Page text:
Four Endangered Italian Sheep You Should Know About

Maybe not the favorite of many dairy lovers, sheep’s milk actually beats cow’s milk in terms of nutritional value and cheese yield: Sheep milk contains much higher levels of protein, iron, calcium, folic acid, and vitamin B12. Some famous sheep cheeses include Feta, Roquefort and Pecorino Romano.

But there’s a much richer and lesser-known sheep cheese heritage in Italy, and it exists partly thanks to the biodiversity of Italian sheep breeds.

 

Production of Toma sheep cheese, Slow Food Presidium

 

In case you still didn’t know, intensive livestock farming is threatening the biodiversity of farm animals around the world. Fast productive hybrids have been replacing local breeds and the practice of transhumance is disappearing. This is why Slow Food protects many sheep breeds in danger of extinction, and promotes their cheeses at Cheese.

As you pass through the Italian regional stands at Cheese this year, keep an eye out for sheep cheese producers. Ask them which breed they work with to make their cheese, perhaps they’ll be able to tell you a little more about these particular breeds:

1. Belice, Sicily

Belice sheep, Ark of Taste, Alberto Peroli

 

From the Belice valley in Sicily, this is one of the most productive Italian sheep, with a 287 liters of milk produced per year. The breed is a triple-cross of the Pinzirita, Comisana and Sarda breeds, and its milk is perfectly suited to cheesemaking, being fatty and full of protein.

Many say this breed’s milk is the only milk worth stretching. In fact, the only Italian stretched sheep cheese, Belice Vastedda (Slow Food Presidium), is made from its milk.

Belice is one of the seventeen native Italian sheep breeds listed by the National Association of Pastoralists. It is bred in the provinces of Agrigento, Palermo and Trapani in Sicily.

 

Vastedda cheese is made from Belice’s milk, Ark of Taste, Alberto Peroli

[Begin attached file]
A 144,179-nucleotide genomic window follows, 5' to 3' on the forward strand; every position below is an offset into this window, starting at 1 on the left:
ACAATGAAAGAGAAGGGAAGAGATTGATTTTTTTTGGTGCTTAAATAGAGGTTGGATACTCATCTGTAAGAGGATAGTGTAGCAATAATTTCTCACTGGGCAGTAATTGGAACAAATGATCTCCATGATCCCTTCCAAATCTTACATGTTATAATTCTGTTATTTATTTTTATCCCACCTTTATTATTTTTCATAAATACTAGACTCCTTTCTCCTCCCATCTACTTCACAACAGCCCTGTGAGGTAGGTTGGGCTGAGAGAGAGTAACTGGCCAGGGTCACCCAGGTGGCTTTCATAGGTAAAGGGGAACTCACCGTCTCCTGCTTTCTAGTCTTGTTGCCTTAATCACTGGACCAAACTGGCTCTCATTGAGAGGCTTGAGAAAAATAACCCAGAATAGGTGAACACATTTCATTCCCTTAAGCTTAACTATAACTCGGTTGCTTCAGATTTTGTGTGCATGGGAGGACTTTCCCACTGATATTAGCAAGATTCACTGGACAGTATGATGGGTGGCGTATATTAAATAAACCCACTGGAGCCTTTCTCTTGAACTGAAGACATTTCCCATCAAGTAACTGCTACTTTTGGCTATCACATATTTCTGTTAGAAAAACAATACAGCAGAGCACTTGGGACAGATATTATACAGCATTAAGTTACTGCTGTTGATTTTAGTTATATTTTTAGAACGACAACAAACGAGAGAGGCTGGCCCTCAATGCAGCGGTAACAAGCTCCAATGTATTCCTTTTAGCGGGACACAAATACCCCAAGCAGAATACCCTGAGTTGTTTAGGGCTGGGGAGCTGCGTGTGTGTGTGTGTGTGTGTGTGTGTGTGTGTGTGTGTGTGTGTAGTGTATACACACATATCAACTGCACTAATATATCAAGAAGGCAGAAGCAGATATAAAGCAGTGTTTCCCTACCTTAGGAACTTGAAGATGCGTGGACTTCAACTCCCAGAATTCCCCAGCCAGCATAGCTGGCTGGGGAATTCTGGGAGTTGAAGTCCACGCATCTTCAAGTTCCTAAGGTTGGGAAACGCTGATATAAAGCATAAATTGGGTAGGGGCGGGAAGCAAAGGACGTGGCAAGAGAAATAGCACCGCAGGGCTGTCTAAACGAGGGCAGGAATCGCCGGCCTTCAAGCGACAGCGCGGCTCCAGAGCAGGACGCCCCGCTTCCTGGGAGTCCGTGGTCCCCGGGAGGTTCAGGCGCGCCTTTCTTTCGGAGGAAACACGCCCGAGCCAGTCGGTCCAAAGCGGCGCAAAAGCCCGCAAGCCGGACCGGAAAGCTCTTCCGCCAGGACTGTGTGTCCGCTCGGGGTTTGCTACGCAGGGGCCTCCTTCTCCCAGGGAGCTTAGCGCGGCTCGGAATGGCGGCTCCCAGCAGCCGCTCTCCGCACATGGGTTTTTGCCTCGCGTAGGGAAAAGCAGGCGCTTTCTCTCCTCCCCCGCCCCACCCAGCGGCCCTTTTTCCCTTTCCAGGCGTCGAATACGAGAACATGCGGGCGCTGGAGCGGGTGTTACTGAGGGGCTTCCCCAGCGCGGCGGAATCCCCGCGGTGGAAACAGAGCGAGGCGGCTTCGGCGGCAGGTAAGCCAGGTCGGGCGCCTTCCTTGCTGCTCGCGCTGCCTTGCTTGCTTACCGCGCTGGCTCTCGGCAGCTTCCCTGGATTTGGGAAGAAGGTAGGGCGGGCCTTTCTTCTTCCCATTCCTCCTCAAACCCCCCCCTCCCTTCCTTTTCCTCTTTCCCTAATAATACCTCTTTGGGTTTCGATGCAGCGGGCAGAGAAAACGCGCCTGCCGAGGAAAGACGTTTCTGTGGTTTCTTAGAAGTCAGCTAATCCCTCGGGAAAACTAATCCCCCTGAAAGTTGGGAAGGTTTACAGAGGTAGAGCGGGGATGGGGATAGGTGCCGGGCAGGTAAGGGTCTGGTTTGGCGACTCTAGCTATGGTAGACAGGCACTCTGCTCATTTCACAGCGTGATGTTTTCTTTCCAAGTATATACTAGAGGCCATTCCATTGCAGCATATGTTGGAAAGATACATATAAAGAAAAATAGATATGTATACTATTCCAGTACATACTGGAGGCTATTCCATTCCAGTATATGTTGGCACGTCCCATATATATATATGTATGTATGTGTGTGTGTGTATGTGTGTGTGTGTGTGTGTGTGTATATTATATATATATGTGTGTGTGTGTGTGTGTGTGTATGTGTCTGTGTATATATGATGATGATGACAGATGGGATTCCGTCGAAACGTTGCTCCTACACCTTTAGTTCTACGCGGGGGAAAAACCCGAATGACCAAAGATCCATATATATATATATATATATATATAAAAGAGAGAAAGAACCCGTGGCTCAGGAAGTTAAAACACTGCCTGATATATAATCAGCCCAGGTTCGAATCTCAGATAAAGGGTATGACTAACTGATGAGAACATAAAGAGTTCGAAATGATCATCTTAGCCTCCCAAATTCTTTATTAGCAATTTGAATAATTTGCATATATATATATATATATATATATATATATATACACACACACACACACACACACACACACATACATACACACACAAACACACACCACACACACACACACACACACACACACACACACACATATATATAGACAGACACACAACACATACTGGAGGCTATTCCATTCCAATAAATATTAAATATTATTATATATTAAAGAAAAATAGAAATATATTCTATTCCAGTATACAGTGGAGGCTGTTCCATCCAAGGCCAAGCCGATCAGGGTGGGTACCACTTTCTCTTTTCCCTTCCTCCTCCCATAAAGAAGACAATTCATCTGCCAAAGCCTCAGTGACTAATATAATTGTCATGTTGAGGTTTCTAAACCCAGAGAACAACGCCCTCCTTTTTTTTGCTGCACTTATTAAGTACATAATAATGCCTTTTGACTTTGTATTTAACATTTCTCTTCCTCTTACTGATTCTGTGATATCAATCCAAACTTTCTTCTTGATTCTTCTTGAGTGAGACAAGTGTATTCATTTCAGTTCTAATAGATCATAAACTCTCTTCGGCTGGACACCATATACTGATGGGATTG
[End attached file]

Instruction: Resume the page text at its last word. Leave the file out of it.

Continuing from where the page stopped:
2. Cornella, Emilia-Romagna  

The Cornella is raised both for milk and meat. Normally, these sheep are raised in the areas between Bologna and Modena, and their milk is used to make Pecorino cheese, which is sold commercially across the country. The Cornella has been influenced over time by the Massese and Garfagnina breeds, since they have been in close winter contact during transhumance migrations towards Tuscany. 

Pecorino Reggiano, Slow Food Presidium, Slow Food Archive

However, in recent years, the Cornella has almost disappeared due to the decline in herder numbers and their substitution with more productive breeds. The typical cheese from Cornella milk is Reggiano Appenine Pecorino, which is listed under the Ark of Taste. 

 

3. Langhe, Piedmont

Langhe, Ark of Taste, Slow Food Archive

 

Once upon a time, every farmhouse in the Alta Langa kept a few dozen Langhe sheep. Also known as the Langarola, this is a local breed raised in the upper Langhe hills in the province of Cuneo.

With the rise of industrialization, their numbers have fallen drastically since the 1950s. Today, there are around 2000 of them left, spread between Piedmont and Liguria.

Their raw milk is used to make the typical Langhe sheep Tuma (Slow Food Presidium). The tuma is cylindrical, with a weight of 200 – 350 grams and a pale soft paste with small eyes. The rindless cheese is eaten fresh, though it can also be stored in jars (called tuma ’n burnia in the Piedmontese dialect) for the whole winter.

 

4. Bagnolese, Campania

Bagnolese sheep, Ark of Taste, Slow Food Archive

 

The Bagnolese breed is believed to derive from the crossbreeding of the Barbaresca and other local breeds of the Appennines. This is a rustic breed, well adapted to rough environments. Bagnolese sheep are still largely kept in wild or semi-wild state, feeding on herbal pastures with integration only in the winter.

Though it is not in heavy danger of extinction, it is a truly unique breed that deserves special attention considering the excellent quality of its milk.

Most Bagnolese breeders produce a fresh Pecorino. This cheese is traditionally served as an appetizer or at the end of a meal. When aged it takes on a piquant flavor and is used grated. Bagnolese Pecorino is often paired with the dense Aglianico wines produced in the area of Avellino.

 

Pecorino Bagnolese cheese is produced from Bagnolese’s milk

 

Now that you have learned four rare Italian sheep breeds and their cheeses, you can look for them at Cheese!

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